Sunday, January 29, 2006

A definition of mania

From the Merck Manual of Medical Information - Second Home Edition, online editon:

Symptoms and Diagnosis of Mania

Mania is characterized by excessive physical activity and feelings of extreme elation that are grossly out of proportion to any positive event. Hypomania is a less severe form of mania.

Manic symptoms typically develop rapidly over a few days. In the early (milder) stages of mania, the person feels better than normal, exuberant, and energetic.

A person who is manic may be irritable, cantankerous, or hostile. He typically believes he is quite well. A lack of insight into his condition, along with a huge capacity for activity, can make the person impatient, intrusive, meddlesome, and aggressively irritable when crossed. Mental activity speeds up (a condition called flight of ideas). The person is easily distracted and constantly shifts from one theme or endeavor to another. The person may have false convictions of personal wealth, power, inventiveness, and genius and may temporarily become delusional or assume a grandiose identity, sometimes believing that he is God.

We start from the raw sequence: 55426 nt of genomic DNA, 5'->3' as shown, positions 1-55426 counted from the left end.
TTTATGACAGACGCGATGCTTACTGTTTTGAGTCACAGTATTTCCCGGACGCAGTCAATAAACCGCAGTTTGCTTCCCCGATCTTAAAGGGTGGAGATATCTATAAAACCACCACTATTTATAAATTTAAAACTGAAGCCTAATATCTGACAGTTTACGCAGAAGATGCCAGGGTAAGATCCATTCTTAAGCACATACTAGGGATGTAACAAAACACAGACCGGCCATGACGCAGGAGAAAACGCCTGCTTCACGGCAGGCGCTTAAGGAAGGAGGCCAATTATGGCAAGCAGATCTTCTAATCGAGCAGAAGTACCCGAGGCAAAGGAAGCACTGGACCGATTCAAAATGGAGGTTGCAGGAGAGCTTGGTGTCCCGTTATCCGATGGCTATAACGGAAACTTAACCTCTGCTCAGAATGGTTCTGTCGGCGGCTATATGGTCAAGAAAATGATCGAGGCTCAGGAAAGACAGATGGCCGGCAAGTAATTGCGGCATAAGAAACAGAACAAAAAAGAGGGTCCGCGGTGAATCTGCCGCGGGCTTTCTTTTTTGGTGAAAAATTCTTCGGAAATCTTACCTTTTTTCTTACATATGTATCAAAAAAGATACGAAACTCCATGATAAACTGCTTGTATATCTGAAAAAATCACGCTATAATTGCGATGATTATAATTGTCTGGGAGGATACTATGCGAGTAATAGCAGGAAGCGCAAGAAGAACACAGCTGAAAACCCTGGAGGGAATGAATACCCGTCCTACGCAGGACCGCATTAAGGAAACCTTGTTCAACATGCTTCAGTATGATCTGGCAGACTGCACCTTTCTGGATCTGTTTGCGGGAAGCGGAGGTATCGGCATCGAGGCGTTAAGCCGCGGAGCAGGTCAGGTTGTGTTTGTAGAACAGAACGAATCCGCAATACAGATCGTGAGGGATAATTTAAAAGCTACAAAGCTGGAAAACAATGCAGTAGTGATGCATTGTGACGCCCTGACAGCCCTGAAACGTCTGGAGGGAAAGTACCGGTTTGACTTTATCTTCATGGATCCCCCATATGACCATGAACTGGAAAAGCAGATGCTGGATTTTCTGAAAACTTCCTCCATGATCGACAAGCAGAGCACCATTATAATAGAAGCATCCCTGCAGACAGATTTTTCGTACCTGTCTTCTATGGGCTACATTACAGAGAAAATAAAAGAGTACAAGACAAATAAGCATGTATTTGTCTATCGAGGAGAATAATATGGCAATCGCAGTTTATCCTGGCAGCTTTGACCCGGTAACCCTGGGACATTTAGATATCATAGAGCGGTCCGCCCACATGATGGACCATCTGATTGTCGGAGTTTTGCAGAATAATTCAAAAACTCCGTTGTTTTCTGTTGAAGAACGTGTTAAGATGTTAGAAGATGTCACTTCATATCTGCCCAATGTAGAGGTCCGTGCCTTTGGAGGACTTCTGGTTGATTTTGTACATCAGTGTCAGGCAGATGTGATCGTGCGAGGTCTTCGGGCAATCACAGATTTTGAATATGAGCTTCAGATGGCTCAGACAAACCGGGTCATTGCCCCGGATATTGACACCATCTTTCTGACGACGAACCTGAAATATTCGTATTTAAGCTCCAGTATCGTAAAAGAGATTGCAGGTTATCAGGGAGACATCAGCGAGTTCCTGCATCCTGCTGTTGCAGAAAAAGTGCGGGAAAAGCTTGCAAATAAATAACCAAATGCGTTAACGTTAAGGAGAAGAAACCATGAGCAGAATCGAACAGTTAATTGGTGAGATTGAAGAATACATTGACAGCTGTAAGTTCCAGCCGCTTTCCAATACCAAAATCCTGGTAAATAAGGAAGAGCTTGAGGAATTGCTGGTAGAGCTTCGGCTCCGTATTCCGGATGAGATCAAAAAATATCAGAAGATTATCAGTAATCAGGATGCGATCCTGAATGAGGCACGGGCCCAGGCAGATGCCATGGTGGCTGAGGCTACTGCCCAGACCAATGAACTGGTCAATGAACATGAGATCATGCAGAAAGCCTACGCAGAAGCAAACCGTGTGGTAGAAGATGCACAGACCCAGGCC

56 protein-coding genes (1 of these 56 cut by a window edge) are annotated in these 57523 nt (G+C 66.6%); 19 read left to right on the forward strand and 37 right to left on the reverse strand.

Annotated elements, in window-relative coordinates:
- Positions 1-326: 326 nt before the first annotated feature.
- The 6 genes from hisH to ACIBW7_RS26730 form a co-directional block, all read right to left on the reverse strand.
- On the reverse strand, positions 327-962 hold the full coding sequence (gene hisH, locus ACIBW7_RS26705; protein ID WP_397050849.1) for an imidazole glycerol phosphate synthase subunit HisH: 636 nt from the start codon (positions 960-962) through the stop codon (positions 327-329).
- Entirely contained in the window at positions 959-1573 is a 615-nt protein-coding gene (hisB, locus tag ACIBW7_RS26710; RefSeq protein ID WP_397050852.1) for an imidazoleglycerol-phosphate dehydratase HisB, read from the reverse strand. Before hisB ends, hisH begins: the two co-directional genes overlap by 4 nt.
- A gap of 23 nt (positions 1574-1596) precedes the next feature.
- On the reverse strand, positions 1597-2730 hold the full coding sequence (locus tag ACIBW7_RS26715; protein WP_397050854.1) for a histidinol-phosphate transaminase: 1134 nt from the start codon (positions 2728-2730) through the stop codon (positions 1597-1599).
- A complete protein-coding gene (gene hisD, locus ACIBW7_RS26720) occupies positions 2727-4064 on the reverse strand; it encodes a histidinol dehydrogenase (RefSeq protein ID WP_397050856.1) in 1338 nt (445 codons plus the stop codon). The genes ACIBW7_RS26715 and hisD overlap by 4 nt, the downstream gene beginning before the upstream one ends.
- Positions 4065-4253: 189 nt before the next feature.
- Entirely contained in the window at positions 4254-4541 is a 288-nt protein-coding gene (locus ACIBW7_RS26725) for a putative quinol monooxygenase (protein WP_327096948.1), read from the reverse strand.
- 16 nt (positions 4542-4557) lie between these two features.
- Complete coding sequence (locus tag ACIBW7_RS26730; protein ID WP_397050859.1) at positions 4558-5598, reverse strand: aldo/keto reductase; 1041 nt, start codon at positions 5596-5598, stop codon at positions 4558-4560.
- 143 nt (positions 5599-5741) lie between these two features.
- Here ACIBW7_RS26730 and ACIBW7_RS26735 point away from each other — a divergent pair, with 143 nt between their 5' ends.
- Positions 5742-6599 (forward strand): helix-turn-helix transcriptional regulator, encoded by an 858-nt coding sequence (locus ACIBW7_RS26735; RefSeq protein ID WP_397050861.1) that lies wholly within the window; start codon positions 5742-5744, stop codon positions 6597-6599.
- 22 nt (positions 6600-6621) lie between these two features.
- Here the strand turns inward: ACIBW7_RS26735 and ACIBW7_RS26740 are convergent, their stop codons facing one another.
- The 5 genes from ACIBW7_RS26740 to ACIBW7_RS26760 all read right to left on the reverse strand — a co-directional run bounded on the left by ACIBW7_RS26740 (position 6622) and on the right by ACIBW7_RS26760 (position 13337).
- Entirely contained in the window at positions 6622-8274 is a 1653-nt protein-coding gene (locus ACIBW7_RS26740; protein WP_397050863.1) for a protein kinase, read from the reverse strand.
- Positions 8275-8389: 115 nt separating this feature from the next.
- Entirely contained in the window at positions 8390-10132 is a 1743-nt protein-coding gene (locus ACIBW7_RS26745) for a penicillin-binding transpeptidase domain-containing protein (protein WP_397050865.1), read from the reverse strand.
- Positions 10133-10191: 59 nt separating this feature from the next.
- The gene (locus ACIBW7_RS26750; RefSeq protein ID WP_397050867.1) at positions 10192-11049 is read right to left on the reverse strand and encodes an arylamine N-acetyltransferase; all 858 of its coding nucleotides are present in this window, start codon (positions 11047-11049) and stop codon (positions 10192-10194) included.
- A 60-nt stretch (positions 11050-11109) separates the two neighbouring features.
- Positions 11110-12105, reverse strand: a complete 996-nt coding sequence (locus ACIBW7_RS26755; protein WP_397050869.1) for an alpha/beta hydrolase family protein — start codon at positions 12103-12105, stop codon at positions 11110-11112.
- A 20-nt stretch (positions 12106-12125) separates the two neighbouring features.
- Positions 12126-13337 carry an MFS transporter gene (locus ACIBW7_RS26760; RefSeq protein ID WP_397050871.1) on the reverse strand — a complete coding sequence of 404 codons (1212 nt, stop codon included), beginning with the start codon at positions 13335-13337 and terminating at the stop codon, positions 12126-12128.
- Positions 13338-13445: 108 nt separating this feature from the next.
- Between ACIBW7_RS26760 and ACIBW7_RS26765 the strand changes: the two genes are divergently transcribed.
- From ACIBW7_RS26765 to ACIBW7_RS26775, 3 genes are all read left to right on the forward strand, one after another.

The person may believe he is being assisted or persecuted by others or have hallucinations, hearing and seeing things that are not there. The need for sleep decreases. A manic person is inexhaustibly, excessively, and impulsively involved in various activities (such as risky business endeavors, gambling, or perilous sexual behavior) without recognizing the inherent social dangers. In extreme cases, mental and physical activity is so frenzied that any clear link between mood and behavior is lost in a kind of senseless agitation (delirious mania). Immediate treatment is then required, because the person may die of sheer physical exhaustion. In less severe mania, hospitalization may be needed during periods of overactivity to protect the person and his family from ruinous financial or sexual behavior.

Mania is diagnosed by its symptoms. However, because people with mania are notorious for denying that there is anything wrong with them, doctors usually have to obtain information from family members.